I have no end of appreciation for the staff of the parish who have worked so heartily, whether in their offices or from their homes, to continue our mission of encountering Jesus and serving as His disciples. Under extraordinarily tough circumstances, they do so very much to keep us together, to provide liturgies, both in person and online, to serve the needs of our children, to offer us support in our ministries and to provide us adult faith formation opportunities.
Our volunteers, sacristans, lectors, ushers, cantors, musicians, tech crew, and Eucharistic ministers have taken a hard situation and made it an amazingly beautiful experience. Who could have known that we could enjoy Mass outside as much as we have?
I am reminded by the many parishioners who serve in the military just how blessed we are that there are so many good people willing to sacrifice and serve to protect us, our country, and the values that make America a great nation.
I am grateful, in a most profound way, for the parishioners who have continued, in this stressful time, to support the parish financially. We have been weathering this storm with your amazing and much appreciated support. From my heart, I thank you!
And then there are the many small things. I am grateful for the pleasure of autumn chill in the air, the first rain, the sound of children playing on the east side of the parish campus during their recess, the hard work of teachers and parents helping children grow in knowledge and faith.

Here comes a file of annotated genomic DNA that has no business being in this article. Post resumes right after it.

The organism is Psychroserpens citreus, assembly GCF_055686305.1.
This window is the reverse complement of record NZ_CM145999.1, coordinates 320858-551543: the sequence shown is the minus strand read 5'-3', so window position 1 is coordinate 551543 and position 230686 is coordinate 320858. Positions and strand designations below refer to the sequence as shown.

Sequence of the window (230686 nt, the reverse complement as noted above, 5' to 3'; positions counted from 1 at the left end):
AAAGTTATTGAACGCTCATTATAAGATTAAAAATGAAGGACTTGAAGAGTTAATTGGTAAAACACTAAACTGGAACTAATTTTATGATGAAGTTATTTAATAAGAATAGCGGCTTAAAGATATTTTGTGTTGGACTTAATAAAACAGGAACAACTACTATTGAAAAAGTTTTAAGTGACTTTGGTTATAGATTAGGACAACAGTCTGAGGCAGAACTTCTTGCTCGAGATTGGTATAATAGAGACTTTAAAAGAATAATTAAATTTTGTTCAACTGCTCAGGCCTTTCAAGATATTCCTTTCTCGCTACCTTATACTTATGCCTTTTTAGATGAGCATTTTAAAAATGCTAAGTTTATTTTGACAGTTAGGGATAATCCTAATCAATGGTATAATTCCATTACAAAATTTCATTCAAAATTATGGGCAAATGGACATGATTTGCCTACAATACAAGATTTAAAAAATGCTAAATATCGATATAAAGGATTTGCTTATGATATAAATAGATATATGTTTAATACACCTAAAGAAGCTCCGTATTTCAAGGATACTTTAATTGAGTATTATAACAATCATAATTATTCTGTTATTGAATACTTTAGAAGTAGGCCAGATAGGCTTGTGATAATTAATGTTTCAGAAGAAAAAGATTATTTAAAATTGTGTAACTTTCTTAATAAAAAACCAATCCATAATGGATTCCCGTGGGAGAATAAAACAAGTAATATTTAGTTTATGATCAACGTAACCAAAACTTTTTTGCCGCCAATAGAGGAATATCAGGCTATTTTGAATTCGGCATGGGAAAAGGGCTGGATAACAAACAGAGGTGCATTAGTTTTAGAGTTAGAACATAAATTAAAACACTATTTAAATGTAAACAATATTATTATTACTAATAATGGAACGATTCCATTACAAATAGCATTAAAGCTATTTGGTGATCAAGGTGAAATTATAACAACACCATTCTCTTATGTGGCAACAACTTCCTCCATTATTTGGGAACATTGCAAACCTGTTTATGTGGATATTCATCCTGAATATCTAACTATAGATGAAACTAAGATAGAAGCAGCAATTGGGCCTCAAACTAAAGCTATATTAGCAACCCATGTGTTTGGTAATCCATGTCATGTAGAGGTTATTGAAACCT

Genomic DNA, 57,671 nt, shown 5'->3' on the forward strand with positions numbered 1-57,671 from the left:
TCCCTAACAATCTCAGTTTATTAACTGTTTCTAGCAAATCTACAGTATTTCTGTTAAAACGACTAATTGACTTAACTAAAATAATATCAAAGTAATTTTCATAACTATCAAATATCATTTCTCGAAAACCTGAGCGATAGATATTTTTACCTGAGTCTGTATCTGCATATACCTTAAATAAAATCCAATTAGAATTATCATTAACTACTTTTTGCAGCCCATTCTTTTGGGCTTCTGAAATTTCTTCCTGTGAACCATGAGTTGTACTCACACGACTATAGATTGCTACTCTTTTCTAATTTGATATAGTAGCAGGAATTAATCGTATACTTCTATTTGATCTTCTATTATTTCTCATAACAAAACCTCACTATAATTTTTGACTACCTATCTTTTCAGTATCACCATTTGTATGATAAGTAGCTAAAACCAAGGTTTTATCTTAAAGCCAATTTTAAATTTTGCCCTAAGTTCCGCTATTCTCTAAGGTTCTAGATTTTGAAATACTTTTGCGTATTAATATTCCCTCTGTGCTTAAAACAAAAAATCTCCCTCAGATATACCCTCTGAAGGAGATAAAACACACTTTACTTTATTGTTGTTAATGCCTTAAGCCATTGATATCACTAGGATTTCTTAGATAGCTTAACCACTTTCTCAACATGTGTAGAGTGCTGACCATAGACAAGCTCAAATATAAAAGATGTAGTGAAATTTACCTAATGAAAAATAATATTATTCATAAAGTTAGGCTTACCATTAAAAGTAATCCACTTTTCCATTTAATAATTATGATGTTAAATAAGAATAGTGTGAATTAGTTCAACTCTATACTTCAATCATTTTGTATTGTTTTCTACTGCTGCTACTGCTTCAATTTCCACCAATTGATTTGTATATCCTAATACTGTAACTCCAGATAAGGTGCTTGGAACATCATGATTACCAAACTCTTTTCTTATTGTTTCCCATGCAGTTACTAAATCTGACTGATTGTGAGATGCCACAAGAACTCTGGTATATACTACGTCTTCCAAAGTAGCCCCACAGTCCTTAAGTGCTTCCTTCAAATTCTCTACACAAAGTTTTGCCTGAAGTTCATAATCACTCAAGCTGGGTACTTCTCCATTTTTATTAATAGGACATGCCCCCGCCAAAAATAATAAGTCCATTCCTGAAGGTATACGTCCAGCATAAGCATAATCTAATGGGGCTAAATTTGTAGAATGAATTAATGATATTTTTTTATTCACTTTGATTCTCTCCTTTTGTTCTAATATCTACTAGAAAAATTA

I am grateful for cooking adventures in the kitchen, the smell of onions and garlic sautéing in a frying pan, the heat of a tasty chili pepper, the taste and texture of cheese – oh how I am grateful for cheese.
I am grateful for a good book, a warm cup of chai tea, whitened with milk, for a lit fireplace when it is chilly outside, and for my favorite playlists of gentle, uplifting music.
I am grateful for my comfortable beach chair, for time on cliffs looking down on the Pacific, for pelicans and porpoises, for sea gulls and sunshine on water.
I am grateful for socially distanced dinners in backyards of friends, for any picnic, for tuna salad sandwiches with tomatoes, for a glass of wine with good conversation.
I am grateful for breath, and touch, and taste and sight, and sound and scent – how can I ever be grateful enough for any of these?
We can learn a great deal by watching young children. They are born with unconditional love and an unburdened innocence that allows them to dream without boundaries. They continue to shape their own individuality as they mature into teens and young adults. Parents observe with love as aptitudes such as artist, writer, listener, or advocate form their lives’ mission. Our children ultimately find within themselves talents that can yield big results in their chosen occupations, relationships, or ministerial roles. Some are learned but I believe most are attributed to what God has given each of us as gifts waiting to be shared.